COLUMN: Nine-step program for apathy

Don Norvell

Very few, if any, politicians show the slightest degree of competence.

My first instinct is to regard this as an inevitable result of the Peter Principle: one is promoted until he reaches a level at which he is incompetent and stays there.

Why do the people allow this to happen?

Are there really registered voters stupid enough to vote based upon boxers or briefs?

Are there people who consider a candidate’s smile more important than his credentials?

Can refusing makeup for a televised debate really cause a candidate to lose?

Sadly, the answer is yes.

Too many people vote out of a half-witted sense of duty which completely forgoes studying the candidates. To remedy this problem, I have devised a nine-step program to transform the most apathetic person into a hard-core political junkie.

1. Read the United States Constitution

If you have taken an American history or political science class, you have a copy of it in the appendix of your textbook. If not, go to Repeat once per month.

2. Read the constitution of your home state

The Ohio Constitution can be found at This is a very lengthy document. Not even I could read it in one sitting. Repeat at your discretion.

3. Watch argument shows

Traditional news-reading can be done yourself with a daily newspaper. Argument shows such as “The O’Reilly Factor” better insure that you receive more than one side. You must watch religiously.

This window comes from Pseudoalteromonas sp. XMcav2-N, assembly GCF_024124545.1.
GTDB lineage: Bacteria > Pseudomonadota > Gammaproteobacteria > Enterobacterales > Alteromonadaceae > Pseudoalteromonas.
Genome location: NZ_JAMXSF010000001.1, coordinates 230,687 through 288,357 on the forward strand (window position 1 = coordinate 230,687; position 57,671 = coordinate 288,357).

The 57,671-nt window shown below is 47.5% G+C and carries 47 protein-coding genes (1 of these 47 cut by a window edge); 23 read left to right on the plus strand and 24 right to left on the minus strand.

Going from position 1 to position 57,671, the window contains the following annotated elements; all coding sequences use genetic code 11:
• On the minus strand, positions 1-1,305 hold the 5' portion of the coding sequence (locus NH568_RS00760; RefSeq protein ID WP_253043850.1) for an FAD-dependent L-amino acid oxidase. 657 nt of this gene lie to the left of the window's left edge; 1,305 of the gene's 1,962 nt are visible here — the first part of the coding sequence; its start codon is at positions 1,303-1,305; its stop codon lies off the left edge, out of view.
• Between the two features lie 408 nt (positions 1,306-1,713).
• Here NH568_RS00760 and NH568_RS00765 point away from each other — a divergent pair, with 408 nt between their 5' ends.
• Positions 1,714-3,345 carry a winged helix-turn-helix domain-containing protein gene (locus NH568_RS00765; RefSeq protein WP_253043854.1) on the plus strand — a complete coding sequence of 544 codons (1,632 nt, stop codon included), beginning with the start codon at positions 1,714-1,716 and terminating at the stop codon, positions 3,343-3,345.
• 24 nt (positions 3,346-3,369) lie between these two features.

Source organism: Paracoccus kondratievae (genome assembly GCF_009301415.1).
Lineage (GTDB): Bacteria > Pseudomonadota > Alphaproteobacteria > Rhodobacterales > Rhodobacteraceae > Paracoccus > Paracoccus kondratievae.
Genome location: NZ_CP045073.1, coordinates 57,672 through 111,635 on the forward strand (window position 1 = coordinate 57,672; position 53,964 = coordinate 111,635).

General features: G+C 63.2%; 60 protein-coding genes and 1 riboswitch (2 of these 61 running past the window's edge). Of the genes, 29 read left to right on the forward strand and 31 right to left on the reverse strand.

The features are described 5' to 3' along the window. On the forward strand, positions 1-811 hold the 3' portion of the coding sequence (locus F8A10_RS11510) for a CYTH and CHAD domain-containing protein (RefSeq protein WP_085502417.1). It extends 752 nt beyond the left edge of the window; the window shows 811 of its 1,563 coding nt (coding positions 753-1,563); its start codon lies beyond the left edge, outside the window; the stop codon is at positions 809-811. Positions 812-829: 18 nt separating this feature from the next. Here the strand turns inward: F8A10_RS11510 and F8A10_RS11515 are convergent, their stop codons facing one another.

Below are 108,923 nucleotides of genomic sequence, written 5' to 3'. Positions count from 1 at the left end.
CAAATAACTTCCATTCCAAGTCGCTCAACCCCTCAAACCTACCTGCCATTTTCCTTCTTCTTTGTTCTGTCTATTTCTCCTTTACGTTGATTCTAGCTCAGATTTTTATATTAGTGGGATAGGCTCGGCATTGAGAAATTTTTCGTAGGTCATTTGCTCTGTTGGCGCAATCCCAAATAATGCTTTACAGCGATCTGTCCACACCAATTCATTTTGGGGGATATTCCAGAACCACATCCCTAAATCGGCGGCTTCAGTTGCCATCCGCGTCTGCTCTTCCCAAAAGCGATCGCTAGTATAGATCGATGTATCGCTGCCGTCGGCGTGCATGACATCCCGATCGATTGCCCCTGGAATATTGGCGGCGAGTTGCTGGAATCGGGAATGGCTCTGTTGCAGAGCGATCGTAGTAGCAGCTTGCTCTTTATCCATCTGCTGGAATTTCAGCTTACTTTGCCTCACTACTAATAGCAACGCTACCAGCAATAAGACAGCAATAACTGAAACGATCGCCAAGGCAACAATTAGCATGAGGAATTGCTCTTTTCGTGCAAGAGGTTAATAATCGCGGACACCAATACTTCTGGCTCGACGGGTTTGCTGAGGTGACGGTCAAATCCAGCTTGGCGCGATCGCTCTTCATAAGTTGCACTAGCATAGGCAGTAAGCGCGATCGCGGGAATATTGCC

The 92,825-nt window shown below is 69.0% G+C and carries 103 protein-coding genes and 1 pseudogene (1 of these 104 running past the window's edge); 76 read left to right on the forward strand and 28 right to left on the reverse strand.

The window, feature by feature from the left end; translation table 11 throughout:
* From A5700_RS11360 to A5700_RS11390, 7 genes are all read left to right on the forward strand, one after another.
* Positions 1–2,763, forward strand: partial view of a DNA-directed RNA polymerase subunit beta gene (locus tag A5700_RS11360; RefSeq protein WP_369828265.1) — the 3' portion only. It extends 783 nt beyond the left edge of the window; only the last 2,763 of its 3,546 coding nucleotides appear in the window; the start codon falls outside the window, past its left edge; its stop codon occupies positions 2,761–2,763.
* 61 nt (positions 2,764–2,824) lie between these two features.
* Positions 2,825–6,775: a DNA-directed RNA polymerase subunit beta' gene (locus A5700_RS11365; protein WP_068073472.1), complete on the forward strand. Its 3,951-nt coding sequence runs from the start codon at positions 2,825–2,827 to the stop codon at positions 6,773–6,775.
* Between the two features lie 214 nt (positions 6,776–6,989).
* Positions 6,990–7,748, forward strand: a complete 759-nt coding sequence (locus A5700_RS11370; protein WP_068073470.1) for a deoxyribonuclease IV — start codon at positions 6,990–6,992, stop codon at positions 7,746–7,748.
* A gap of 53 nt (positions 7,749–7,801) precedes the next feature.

4. Be prepared to dump your girlfriend

As a political junkie, your views also serve as desirable qualities in a mate. For example, as an NRA member, I could never date a member of the Brady Bunch (the anti-gun group).

5. Read books written by hosts of and guests on argument shows

Step 3 is free if you already have cable. Paying money for your favorite blowhards shows true dedication.

6. Memorize random facts about the government

The order of seniority in the Supreme Court. Quotes from the Constitution, laws etc.

7. Program elected officials’ numbers into your cell phone

Letters are nice, but nothing makes the point clearer than organizing your friends to call every day to make your stance known.

8. Support the Legal Information Institute

Just go to and you will appreciate this valuable resource.

9. Read my columns

Side effects may include continuous anger at the world, sleeplessness, datelessness, mild alcoholism, beginning every sentence with the phrase “If I were in charge,” weaseling out of trouble by questioning the definition of “is,” accusing math professors of doing “fuzzy math” and having an executive branch up your behind.

Don Norvell is not responsible for improper use or even proper use of this program. Exercise extreme caution. Not valid in California – it’s not a real state anyway.

Don Norvell is a physics graduate assistant and a columnist for the Daily Kent Stater. Contact him at [email protected].